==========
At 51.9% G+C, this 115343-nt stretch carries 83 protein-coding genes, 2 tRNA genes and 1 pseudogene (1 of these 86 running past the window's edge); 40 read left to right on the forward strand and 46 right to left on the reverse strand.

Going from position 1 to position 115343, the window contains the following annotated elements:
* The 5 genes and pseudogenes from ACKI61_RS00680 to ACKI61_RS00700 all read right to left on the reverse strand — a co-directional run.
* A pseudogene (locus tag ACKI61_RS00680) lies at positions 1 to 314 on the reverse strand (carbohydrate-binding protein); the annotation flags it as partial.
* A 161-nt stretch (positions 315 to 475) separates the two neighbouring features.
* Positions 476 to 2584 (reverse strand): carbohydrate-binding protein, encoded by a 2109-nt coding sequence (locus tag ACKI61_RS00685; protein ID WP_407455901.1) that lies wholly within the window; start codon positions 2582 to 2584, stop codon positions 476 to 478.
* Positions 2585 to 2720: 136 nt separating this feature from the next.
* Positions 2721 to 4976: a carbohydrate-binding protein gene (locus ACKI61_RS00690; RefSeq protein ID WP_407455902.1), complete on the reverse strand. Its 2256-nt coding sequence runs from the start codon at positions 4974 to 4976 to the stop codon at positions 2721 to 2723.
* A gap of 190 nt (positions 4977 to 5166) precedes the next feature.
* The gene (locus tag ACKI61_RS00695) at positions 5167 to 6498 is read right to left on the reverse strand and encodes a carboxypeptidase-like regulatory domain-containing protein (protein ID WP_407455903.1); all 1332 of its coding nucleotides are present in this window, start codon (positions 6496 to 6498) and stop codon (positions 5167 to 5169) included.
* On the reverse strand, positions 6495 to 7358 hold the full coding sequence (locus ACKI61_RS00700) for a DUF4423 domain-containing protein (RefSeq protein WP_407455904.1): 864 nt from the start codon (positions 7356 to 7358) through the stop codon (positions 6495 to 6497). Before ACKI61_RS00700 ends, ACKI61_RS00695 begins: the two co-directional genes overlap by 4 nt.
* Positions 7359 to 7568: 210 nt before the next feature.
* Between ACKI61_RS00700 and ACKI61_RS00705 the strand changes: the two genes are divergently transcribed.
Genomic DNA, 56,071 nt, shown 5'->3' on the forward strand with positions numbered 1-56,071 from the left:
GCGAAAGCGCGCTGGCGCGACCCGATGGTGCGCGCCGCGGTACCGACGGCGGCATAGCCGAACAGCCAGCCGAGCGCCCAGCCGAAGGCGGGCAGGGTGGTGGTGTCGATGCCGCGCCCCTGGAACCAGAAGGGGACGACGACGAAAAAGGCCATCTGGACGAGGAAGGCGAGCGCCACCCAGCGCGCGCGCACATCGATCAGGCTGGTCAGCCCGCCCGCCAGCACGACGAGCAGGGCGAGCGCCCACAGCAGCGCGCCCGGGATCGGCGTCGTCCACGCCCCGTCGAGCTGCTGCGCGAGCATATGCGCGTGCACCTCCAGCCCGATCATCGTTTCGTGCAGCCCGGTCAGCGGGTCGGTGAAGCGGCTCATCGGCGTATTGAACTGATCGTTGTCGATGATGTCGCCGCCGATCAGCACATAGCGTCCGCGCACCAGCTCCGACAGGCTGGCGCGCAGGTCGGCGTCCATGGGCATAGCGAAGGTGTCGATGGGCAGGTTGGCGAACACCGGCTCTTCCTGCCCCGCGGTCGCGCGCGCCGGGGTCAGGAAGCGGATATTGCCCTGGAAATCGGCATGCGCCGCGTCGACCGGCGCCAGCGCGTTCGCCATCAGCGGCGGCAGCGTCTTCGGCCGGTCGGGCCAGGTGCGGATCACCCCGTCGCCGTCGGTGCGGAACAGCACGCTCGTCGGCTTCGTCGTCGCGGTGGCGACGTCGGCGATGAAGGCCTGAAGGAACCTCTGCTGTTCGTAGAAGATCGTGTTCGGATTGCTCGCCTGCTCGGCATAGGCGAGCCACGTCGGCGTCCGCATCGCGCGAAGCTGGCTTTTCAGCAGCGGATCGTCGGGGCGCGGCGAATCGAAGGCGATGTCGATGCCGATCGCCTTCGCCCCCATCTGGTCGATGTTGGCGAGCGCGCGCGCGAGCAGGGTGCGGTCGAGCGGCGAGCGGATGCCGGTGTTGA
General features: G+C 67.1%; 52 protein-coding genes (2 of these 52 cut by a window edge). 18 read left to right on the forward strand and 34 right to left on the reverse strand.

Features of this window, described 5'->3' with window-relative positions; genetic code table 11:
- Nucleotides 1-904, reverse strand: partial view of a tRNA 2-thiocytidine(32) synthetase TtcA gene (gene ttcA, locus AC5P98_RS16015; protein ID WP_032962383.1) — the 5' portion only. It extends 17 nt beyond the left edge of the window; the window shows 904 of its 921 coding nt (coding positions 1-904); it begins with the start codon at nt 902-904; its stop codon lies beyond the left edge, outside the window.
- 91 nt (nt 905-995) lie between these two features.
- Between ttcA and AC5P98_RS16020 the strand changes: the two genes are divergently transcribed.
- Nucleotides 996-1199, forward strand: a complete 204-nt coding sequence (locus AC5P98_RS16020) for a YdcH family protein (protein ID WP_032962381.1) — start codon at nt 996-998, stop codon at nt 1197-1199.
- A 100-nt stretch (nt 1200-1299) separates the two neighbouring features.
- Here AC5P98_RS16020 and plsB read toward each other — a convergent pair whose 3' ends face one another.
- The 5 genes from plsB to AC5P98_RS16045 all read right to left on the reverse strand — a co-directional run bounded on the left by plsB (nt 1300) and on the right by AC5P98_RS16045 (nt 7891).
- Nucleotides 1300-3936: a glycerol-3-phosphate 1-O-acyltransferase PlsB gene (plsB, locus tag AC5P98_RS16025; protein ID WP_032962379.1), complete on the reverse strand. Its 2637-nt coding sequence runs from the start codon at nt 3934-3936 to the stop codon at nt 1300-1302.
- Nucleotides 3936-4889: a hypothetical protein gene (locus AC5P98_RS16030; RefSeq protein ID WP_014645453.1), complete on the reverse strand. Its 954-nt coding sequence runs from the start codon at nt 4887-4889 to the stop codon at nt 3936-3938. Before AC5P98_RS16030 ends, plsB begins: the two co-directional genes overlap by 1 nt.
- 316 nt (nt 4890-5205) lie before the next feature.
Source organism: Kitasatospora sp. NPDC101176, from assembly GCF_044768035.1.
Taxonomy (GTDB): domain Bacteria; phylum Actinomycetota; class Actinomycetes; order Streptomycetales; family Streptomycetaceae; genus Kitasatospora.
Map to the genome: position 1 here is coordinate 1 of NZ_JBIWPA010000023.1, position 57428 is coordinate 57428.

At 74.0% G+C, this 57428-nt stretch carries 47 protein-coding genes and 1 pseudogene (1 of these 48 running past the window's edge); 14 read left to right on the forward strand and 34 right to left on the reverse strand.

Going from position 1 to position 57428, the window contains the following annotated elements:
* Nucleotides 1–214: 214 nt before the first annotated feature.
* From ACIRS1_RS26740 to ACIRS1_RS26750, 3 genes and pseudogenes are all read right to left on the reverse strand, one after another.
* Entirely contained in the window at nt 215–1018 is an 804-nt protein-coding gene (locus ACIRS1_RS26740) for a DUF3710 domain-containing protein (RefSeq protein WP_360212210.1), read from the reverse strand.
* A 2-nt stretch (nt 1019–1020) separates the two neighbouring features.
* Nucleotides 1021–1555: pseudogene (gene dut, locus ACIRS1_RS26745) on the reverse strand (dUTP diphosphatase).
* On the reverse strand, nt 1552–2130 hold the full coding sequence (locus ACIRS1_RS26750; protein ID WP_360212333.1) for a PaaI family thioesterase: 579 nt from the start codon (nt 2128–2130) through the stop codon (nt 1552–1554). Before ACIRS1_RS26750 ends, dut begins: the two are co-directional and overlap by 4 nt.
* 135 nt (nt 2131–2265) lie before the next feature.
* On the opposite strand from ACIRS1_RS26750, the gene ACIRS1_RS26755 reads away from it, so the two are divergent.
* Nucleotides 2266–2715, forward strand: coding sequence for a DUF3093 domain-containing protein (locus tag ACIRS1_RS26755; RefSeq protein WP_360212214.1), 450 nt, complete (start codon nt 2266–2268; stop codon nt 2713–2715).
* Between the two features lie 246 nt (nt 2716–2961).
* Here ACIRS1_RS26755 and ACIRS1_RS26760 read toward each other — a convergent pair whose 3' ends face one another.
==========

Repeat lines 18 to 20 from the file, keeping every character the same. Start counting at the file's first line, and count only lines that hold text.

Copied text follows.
- Nucleotides 1-904, reverse strand: partial view of a tRNA 2-thiocytidine(32) synthetase TtcA gene (gene ttcA, locus AC5P98_RS16015; protein ID WP_032962383.1) — the 5' portion only. It extends 17 nt beyond the left edge of the window; the window shows 904 of its 921 coding nt (coding positions 1-904); it begins with the start codon at nt 902-904; its stop codon lies beyond the left edge, outside the window.
- 91 nt (nt 905-995) lie between these two features.
- Between ttcA and AC5P98_RS16020 the strand changes: the two genes are divergently transcribed.